Some tinted solar control window films are with very low visible light transmittance (e.g. less than 5%). The glass looks almost opaque. However, the SHGC and SC of such glasses are not close to 0 (indeed they are still quite high). This post aims to explain why the SHGC & SC of opaque glasses are still very high.

Two examples: opaque black glass and opaque white glass

Listed in the table below are the optical & thermal properties of two opaque glasses:

  • Opaque black glass: a perfect black glass with 0% transmittance and 0% reflectance
  • Opaque white glass: a perfect white glass with 0% transmittance and 100% reflectance

Bear in mind the relationship: transmittance + reflectance + absorptance = 100%

0% transmittance means that both glasses are opaque.

0% reflectance means the glass absorbs 100% incident radiation and reflects 0% back. The glass looks black.

100% reflectance means the glass absorbs 0% incident radiation and reflects 100% back. The glass looks white.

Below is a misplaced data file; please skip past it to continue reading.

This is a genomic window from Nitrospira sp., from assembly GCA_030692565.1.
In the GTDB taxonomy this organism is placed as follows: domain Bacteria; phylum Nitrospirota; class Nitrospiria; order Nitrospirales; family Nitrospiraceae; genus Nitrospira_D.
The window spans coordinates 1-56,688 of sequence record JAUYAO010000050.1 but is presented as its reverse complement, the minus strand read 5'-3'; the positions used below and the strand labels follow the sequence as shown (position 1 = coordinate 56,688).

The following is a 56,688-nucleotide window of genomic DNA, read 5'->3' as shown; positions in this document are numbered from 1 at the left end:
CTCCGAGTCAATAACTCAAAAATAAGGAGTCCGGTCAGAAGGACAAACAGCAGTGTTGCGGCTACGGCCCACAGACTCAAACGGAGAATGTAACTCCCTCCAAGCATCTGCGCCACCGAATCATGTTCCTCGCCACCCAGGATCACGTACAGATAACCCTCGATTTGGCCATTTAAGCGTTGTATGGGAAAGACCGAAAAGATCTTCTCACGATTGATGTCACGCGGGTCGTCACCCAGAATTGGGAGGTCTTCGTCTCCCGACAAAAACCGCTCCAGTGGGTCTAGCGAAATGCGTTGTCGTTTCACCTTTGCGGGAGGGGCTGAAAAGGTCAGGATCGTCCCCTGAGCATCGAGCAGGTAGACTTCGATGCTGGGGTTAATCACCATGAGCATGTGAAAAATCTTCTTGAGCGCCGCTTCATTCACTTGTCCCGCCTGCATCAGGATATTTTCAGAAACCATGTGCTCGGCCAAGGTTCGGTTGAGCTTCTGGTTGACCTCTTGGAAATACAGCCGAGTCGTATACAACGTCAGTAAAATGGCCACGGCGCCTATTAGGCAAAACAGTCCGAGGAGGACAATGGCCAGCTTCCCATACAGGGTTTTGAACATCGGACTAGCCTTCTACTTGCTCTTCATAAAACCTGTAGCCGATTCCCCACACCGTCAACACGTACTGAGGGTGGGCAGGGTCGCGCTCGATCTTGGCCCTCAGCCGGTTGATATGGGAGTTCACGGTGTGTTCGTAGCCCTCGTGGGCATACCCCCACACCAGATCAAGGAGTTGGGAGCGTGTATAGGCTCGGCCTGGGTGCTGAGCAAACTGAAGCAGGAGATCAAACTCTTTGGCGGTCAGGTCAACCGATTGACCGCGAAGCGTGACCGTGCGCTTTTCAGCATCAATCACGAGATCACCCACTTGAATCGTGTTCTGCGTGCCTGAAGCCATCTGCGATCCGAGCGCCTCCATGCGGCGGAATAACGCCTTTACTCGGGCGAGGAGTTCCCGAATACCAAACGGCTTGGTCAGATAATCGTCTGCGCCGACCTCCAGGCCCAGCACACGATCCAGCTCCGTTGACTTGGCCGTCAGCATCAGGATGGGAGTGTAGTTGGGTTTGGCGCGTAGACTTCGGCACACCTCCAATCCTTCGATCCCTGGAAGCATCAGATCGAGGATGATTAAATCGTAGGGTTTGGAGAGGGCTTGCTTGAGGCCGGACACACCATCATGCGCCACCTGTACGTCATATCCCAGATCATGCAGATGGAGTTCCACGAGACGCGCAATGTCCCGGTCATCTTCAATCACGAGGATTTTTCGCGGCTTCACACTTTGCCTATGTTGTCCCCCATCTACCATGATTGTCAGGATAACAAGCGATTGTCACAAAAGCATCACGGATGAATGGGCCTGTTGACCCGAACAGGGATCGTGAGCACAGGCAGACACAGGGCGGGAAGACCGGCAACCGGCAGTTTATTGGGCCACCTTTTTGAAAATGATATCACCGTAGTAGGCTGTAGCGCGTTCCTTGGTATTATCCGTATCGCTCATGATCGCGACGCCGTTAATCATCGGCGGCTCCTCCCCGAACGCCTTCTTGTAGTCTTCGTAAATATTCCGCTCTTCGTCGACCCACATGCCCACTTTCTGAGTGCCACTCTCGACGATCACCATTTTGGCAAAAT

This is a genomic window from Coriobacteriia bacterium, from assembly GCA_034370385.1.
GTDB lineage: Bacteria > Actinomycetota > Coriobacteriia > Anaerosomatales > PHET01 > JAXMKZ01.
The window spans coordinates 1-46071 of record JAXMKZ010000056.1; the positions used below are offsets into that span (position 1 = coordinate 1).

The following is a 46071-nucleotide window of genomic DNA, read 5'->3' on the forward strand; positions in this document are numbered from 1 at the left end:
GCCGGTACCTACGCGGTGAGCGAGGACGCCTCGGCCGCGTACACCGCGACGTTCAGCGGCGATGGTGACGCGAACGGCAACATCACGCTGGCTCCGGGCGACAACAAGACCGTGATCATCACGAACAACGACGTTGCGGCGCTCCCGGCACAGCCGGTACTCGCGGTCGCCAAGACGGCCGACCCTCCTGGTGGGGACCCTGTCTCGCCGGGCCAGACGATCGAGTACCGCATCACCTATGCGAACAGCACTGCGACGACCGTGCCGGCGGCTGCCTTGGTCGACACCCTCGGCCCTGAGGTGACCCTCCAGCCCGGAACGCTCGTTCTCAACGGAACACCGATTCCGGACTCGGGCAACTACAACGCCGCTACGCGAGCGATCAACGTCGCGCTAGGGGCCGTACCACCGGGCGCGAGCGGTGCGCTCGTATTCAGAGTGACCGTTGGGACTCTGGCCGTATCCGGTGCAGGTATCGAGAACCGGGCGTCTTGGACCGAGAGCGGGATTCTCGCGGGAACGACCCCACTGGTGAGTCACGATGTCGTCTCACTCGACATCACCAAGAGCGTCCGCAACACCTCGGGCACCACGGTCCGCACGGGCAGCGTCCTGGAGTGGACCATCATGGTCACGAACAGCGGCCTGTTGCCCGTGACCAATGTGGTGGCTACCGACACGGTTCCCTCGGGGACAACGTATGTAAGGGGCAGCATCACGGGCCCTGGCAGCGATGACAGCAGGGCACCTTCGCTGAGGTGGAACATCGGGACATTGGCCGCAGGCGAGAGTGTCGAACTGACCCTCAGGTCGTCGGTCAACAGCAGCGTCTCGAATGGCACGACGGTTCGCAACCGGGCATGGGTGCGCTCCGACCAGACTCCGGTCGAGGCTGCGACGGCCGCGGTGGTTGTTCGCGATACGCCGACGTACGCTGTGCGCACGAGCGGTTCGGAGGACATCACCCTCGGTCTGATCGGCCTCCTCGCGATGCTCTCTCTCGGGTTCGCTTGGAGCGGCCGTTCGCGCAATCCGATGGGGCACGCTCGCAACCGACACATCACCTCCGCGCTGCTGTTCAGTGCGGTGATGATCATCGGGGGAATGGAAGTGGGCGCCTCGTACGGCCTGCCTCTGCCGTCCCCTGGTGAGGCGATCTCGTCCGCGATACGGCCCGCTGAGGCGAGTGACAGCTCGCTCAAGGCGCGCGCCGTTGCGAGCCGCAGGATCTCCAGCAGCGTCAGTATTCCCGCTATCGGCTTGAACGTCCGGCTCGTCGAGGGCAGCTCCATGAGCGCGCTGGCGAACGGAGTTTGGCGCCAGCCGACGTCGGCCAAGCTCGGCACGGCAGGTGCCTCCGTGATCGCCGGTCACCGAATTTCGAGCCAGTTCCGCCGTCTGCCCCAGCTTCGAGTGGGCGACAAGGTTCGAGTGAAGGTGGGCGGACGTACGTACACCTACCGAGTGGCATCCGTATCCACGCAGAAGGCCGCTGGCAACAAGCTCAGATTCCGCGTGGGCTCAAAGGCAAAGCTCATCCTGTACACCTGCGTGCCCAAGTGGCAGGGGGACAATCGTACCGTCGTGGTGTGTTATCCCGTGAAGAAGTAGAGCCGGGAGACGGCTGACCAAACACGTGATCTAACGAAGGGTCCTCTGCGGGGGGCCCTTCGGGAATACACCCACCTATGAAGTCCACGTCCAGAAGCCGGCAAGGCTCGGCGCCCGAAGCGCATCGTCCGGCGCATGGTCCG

Opaque black glassOpaque white glass
Visible light transmittance0%0%
Visible light reflectance, front0%100%
Solar energy transmittance0%0%
Solar energy reflectance, front0%100%
Solar energy absorptance, front100%0%
Solar heat gain coefficient (SHGC)0.3230.000
Shading coefficient (SC)0.3710.000

As presented above, the SHGC & SC of the opaque black glass are still very high, whereas the SHGC & SC of the opaque white glass are 0.

The reason is that the opaque black glass absorbs 100% of solar radiation. This portion of solar heat can still be transferred to the indoor space and it is counted as part of the SHGC & SC.

In practice, most tinted solar control window films are in dark colors (close to the opaque black glass). Therefore, their SHGC & SC are still high, despite of the small transmittance.

The theory: secondary solar heat gain

As shown in the sketch below, there are two components in the glass solar heat gain:

  • Primary solar heat gain
  • Secondary solar heat gain

For more details, please refer to our glass optical & thermal property testing page.

For the opaque black glass, its primary solar heat gain is 0, but the secondary solar heat gain is still high. Actually, the secondary solar heat gain of the opaque black glass is the highest, as its solar energy absorptance is 100%.

For the opaque whie glass, both its primary solar heat gain and secondary solar heat gain are 0. It is possible to archieve zero solar heat gain with the opaque white glass.

Wavelength range in spectral transmittance measurement